Late Tuesday afternoon, the National Weather Service confirmed that six EF-1 tornadoes touched down during Monday night’s storms — including one that hit northeast Plainfield and northwest Romeoville.
The news prompted some in Plainfield to ask the question: Why weren’t the village’s tornado sirens activated?
According to Plainfield Police Cmdr. Ken Ruggles, anyone in a supervisory position within the Plainfield Police Department, fire protection district or Plainfield Emergency Management Agency can request activation if they believe conditions are right.
Ruggles said he was the highest-ranking supervisor on duty Monday night, leaving the decision to him as he consulted with trained weather spotters.
“We had spotters out all on the west side of town looking for rotation,” he said. Ruggles said spotters kept watching during the first round of storms, then headed back out as the second round of severe weather rolled in.
By the time NWS issued the tornado warning at 9:58 p.m., spotters believed the storm had already passed over them, Ruggles said.
“When they issued the warning, the storm had already passed the west edge of town,” he said. “It came right down behind our heads.”
In its report on the storms, the NWS put the time of the Plainfield/Romeoville tornado at 9:55 p.m., ending at 9:58 p.m., which was estimated based on radar.
Although the NWS said Doppler radar showed possible rotation, Ruggles said spotters were not seeing any damage or signs indicative or a tornado.
“Nobody had seen rotation or debris other than that associated with straight-line winds,” Ruggles said. “There was discussion among the spotters, myself being the highest ranking, and we made the decision not to activate.”
After the storms passed, Ruggles said the first report of damage came from the Reserve subdivision, where a resident reported a gas leak that happened when a grill was yanked away from a house.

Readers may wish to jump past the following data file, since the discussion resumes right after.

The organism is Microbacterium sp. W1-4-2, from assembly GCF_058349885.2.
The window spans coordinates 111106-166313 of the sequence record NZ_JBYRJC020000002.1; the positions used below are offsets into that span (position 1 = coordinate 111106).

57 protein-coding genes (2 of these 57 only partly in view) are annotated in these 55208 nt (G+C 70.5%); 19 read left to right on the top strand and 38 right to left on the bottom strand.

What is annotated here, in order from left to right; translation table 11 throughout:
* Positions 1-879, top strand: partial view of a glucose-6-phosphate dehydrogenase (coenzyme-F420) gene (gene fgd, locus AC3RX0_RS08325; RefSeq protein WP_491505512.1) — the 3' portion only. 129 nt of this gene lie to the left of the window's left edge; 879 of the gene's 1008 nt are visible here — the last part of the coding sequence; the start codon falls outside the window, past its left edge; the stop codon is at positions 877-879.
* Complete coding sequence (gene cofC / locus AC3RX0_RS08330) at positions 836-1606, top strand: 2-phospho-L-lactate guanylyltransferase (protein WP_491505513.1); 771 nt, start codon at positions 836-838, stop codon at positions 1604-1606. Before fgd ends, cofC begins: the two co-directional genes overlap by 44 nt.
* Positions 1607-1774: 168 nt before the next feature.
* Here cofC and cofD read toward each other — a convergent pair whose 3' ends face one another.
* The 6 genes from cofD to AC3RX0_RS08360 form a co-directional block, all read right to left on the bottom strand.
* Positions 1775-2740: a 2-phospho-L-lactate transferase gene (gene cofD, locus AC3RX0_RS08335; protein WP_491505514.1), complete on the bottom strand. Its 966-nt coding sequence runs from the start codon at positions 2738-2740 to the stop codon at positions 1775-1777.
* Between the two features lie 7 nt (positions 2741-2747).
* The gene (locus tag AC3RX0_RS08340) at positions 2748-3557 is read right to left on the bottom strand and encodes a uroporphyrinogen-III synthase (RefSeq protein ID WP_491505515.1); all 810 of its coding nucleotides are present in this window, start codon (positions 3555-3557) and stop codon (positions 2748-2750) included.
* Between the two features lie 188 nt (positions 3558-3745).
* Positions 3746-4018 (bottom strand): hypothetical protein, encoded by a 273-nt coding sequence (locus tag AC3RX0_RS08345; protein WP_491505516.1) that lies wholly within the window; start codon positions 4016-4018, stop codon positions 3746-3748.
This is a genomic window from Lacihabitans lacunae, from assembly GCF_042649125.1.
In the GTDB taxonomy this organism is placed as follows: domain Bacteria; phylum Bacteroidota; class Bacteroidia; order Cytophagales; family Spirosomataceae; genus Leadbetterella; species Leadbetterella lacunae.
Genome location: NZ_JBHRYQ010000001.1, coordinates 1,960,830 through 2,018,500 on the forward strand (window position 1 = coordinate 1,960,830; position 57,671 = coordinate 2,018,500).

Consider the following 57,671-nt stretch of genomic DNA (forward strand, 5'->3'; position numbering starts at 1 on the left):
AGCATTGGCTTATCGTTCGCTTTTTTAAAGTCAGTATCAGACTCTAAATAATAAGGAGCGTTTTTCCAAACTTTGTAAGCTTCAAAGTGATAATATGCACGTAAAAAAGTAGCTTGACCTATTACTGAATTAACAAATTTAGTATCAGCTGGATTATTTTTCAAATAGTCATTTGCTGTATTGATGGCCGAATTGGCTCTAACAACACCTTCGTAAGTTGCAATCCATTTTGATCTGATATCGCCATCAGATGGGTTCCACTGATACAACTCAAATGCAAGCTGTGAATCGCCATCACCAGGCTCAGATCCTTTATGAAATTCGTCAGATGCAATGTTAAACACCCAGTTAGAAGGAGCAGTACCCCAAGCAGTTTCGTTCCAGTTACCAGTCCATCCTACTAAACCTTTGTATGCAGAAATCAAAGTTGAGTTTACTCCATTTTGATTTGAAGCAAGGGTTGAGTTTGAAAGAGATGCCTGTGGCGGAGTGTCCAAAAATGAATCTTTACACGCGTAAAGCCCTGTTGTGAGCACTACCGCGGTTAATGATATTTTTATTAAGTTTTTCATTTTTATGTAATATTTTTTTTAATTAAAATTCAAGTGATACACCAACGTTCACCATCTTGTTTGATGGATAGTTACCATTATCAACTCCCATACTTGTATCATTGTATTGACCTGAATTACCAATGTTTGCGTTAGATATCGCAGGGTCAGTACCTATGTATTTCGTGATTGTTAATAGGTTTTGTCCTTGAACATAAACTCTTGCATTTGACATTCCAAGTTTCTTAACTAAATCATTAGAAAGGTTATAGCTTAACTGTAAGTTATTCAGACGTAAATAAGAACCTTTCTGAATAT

According to the Joliet Weather Center, the twisters were tough to spot. “Not only were they rain wrapped and hard to see but it was night to add on to it,” the site reported.
“A tornado was confirmed based on damage to mainly trees but also to some residences,” the NWS report said of the Plainfield storm, adding the twister crossed I-55 near mile marker 261 and “was embedded within straight-line wind damage that continued into Lockport and further east-southeast.”
“Did we get hit? We got hit,” Ruggles said. “Were we prepared for it? We thought we were. Had we had any other indications, yes, we would have activated.”
Power had been restored to most of those who lost electricity during the storms by Wednesday afternoon, Ruggles said, and storm cleanup continued.
“We’re very thankful that there were no reported storm-related injuries,” Ruggles said.
The NWS said six EF-1 tornadoes hit northern Illinois Monday night.
According to the NWS, the first twister struck at about 9:16 p.m. in Earlville in LaSalle County, causing numerous downed trees as well as roof damage. One garage was also blown out.
Another touched down in southwest Kendall County near Lisbon at 9:38 p.m., damaging two farmsteads, including destroying an outbuilding on one and snapping a large tree.
At 9:55 p.m., another tornado with a maximum speed of 95 mph struck, hitting a three-mile area in Plainfield and Romeoville. More than 50 trees were downed, and minor damage such as peeled-off siding and shingles, as well as blown-out windows, was reported to numerous homes in the Woodlands of the Reserve and the Lakewood Falls subdivisions, NWS said.
Two other tornadoes struck Monday near the village of Grant Park in Kankakee County, the weather service reported.
The sixth tornado was in Thomson, Illinois, located near the Mississippi River in northwest Illinois.